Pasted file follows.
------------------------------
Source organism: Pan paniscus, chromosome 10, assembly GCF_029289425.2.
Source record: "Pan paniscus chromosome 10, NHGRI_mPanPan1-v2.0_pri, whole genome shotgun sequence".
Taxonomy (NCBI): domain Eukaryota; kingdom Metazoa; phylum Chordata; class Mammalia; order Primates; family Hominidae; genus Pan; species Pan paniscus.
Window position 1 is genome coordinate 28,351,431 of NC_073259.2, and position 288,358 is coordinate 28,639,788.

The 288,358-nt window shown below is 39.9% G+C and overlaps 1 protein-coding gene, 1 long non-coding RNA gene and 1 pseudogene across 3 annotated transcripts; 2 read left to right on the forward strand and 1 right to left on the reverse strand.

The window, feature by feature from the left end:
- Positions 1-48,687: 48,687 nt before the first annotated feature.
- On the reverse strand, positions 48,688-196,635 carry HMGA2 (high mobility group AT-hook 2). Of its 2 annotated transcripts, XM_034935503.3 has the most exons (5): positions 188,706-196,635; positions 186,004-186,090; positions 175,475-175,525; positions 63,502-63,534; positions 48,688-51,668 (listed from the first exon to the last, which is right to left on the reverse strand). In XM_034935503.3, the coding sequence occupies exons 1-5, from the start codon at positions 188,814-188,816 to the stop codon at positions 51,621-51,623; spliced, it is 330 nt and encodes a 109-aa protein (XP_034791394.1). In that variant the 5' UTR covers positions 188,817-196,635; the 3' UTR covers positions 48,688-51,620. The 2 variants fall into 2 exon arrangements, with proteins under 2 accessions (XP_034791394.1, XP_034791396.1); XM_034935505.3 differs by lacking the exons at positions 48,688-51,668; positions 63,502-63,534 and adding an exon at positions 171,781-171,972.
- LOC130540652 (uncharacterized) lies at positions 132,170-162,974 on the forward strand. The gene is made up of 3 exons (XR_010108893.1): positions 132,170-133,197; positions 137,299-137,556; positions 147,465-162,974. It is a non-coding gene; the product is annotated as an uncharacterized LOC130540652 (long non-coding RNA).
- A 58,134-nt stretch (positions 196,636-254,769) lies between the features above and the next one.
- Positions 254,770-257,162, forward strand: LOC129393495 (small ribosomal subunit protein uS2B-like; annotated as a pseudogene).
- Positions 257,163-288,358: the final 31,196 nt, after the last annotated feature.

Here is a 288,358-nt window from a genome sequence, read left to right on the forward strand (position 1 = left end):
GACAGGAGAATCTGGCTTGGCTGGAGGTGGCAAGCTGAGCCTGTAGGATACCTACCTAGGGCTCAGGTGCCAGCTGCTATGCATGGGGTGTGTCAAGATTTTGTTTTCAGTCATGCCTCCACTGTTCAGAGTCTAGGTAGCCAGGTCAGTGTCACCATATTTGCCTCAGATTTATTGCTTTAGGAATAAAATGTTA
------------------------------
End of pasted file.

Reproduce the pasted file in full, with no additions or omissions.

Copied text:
Source organism: Pan paniscus, chromosome 10, assembly GCF_029289425.2.
Source record: "Pan paniscus chromosome 10, NHGRI_mPanPan1-v2.0_pri, whole genome shotgun sequence".
Taxonomy (NCBI): domain Eukaryota; kingdom Metazoa; phylum Chordata; class Mammalia; order Primates; family Hominidae; genus Pan; species Pan paniscus.
Window position 1 is genome coordinate 28,351,431 of NC_073259.2, and position 288,358 is coordinate 28,639,788.

The 288,358-nt window shown below is 39.9% G+C and overlaps 1 protein-coding gene, 1 long non-coding RNA gene and 1 pseudogene across 3 annotated transcripts; 2 read left to right on the forward strand and 1 right to left on the reverse strand.

The window, feature by feature from the left end:
- Positions 1-48,687: 48,687 nt before the first annotated feature.
- On the reverse strand, positions 48,688-196,635 carry HMGA2 (high mobility group AT-hook 2). Of its 2 annotated transcripts, XM_034935503.3 has the most exons (5): positions 188,706-196,635; positions 186,004-186,090; positions 175,475-175,525; positions 63,502-63,534; positions 48,688-51,668 (listed from the first exon to the last, which is right to left on the reverse strand). In XM_034935503.3, the coding sequence occupies exons 1-5, from the start codon at positions 188,814-188,816 to the stop codon at positions 51,621-51,623; spliced, it is 330 nt and encodes a 109-aa protein (XP_034791394.1). In that variant the 5' UTR covers positions 188,817-196,635; the 3' UTR covers positions 48,688-51,620. The 2 variants fall into 2 exon arrangements, with proteins under 2 accessions (XP_034791394.1, XP_034791396.1); XM_034935505.3 differs by lacking the exons at positions 48,688-51,668; positions 63,502-63,534 and adding an exon at positions 171,781-171,972.
- LOC130540652 (uncharacterized) lies at positions 132,170-162,974 on the forward strand. The gene is made up of 3 exons (XR_010108893.1): positions 132,170-133,197; positions 137,299-137,556; positions 147,465-162,974. It is a non-coding gene; the product is annotated as an uncharacterized LOC130540652 (long non-coding RNA).
- A 58,134-nt stretch (positions 196,636-254,769) lies between the features above and the next one.
- Positions 254,770-257,162, forward strand: LOC129393495 (small ribosomal subunit protein uS2B-like; annotated as a pseudogene).
- Positions 257,163-288,358: the final 31,196 nt, after the last annotated feature.

Here is a 288,358-nt window from a genome sequence, read left to right on the forward strand (position 1 = left end):
GACAGGAGAATCTGGCTTGGCTGGAGGTGGCAAGCTGAGCCTGTAGGATACCTACCTAGGGCTCAGGTGCCAGCTGCTATGCATGGGGTGTGTCAAGATTTTGTTTTCAGTCATGCCTCCACTGTTCAGAGTCTAGGTAGCCAGGTCAGTGTCACCATATTTGCCTCAGATTTATTGCTTTAGGAATAAAATGTTA